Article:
By Victoria Munro, Local Democracy Reporter
Waltham Forest Council could have housed the family of murdered 14-year-old boy Jaden Moodie two months earlier than they did, a new report estimates.
Jaden was living on his grandmother’s sofa, away from his mother, when he was stabbed to death in Leyton in January 2019, nine months after the family moved to the borough from Nottingham.
A report from Waltham Forest Safeguarding Children Board argues Jaden not living with his mother “increased his vulnerability to exploitation”, although the council’s housing service does not accept this.
While the report’s author said it was “not possible to say with confidence” whether the threat to Jaden could have been reduced, he was concerned by the council’s “slow” response to his mother’s three requests for housing and failure to act for months.
In his report John Drew, former chief executive of the Youth Justice Board for England and Wales, says: “There is no doubt in my mind that some of this work could have been given greater priority.
“I am thinking here in particular of the response to the family’s housing needs, where as I have calculated, settlement could have been reached two months earlier.
“Information exchange was not always good, a fact exacerbated by his living in Nottinghamshire and then Waltham Forest.
“But none of these issues on their own appear to be decisive and by November 2019 there was clear engagement by a number of branches of the council and its partners to support [Jaden’s] family and to protect [Jaden].”
The report highlights “at least one reachable moment” which “could have been seized” after Jaden was found in a Bournemouth crack den with another teenager from Waltham Forest in October 2018.
Jaden is thought to have been involved in drug dealing, although he does not appear to have used drugs and the report questions the assumption that he was a gang member.
An account of Jaden during this incident, quoted in the report, describes a “vulnerable young person” who “wanted to find a way out of the mess he was getting into”.
John’s continues in the report: “This was a pivotal moment in providing support to [Jaden]. For the first time the authorities in Waltham Forest had been presented with completely unequivocal evidence that was being criminally exploited.”
Jaden’s mother, Jada Bailey, made three housing applications to the council during 2018, the first on 31st May. No action was taken on this application at all until 4th July.
In an email on 6th August closing her application, Jada told the housing officer her son was in “no way out of danger”.
John adds: “I am wary of reaching judgements influenced by the bias that can come from hindsight but I believe Housing Officer A should have spoken to [her] after receiving this reference to the danger to [Jaden].”
Just over three weeks later, Jada emailed the officer again asking to reopen her application, to which she received no response.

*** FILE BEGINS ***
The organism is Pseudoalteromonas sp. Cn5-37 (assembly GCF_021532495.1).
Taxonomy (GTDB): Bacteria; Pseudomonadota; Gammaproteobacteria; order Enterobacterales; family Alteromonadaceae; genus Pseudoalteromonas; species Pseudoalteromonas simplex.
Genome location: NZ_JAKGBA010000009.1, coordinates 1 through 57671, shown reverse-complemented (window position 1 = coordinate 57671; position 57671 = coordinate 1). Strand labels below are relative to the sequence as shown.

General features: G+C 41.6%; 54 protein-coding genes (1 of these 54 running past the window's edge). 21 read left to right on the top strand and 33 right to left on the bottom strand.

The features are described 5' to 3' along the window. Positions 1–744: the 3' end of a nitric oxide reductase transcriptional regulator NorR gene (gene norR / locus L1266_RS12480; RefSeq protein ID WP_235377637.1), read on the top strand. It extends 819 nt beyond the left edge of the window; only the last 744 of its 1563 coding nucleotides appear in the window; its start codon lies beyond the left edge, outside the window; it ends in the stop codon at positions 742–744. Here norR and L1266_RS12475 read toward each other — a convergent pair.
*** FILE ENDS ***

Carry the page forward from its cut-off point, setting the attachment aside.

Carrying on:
John said: “I have not been able to interview Housing Officer A as he has left the council’s service but the housing officer’s inaction here appears to reflect a very limited interpretation of what the officer’s responsibilities towards [Jada] and her family might be.
“Senior managers in the housing service have confirmed to me their view that Housing Officer A’s approach at this time was ‘reasonable and proportionate’.
“In my opinion Housing Officer A’s approach was not satisfactory because the officer had not taken any new action since July 2018.
“[Jaden’s] mother feels her application for housing was handled ‘terribly’. She was not offered any temporary housing until January 2019.”
Jada reapplied in person on 29th October and was given a new housing officer, whose work the report praises for its “commendable tenacity”.
John goes on in his report: “All the information uncovered by Housing Officer B would have been available to Housing Officer A from mid September 2018 at the latest (and the most pertinent information was available in August) onwards.
“In these circumstances I have to conclude that Housing Officer A could and should have done better.
“My view remains that the proper parental oversight and care of [Jaden], still only 14 years old at this stage, would likely have been impeded by the lack of adequate housing.
“It is worth adding that both the social work and youth justice assessments, written at the time, agreed that the housing situation added to Child C’s vulnerability.”
Jada was finally offered temporary accommodation for the family in Tilbury on 4th January, four days before her son was killed.
Council leader Clare Coghill said the council “fully accepts all of the findings of this report” and is “working with every local agency with responsibilities for the safeguarding of children to make changes to the way we work”.
She added: “Our thoughts remain with Jaden’s family and friends following his senseless killing. We owe it to them to make sure that the lessons learned from his murder prevent more children’s lives being cut short.
“The report raises two crucial national issues – the lack of a register and adequate regulation of home-schooled children, and the need for a national co-ordination effort to beat the criminal county lines drug trade.
“The report also highlights the need for more national action and better communication between all agencies to tackle the scourge of county lines drug dealing gangs who are creating misery and exploiting vulnerable young people across the UK.
“If the government can take action to ensure that there is a co-ordinated nationwide effort to tackle the county lines gangs, we can all work together to better protect children like Jaden from criminal exploitation.”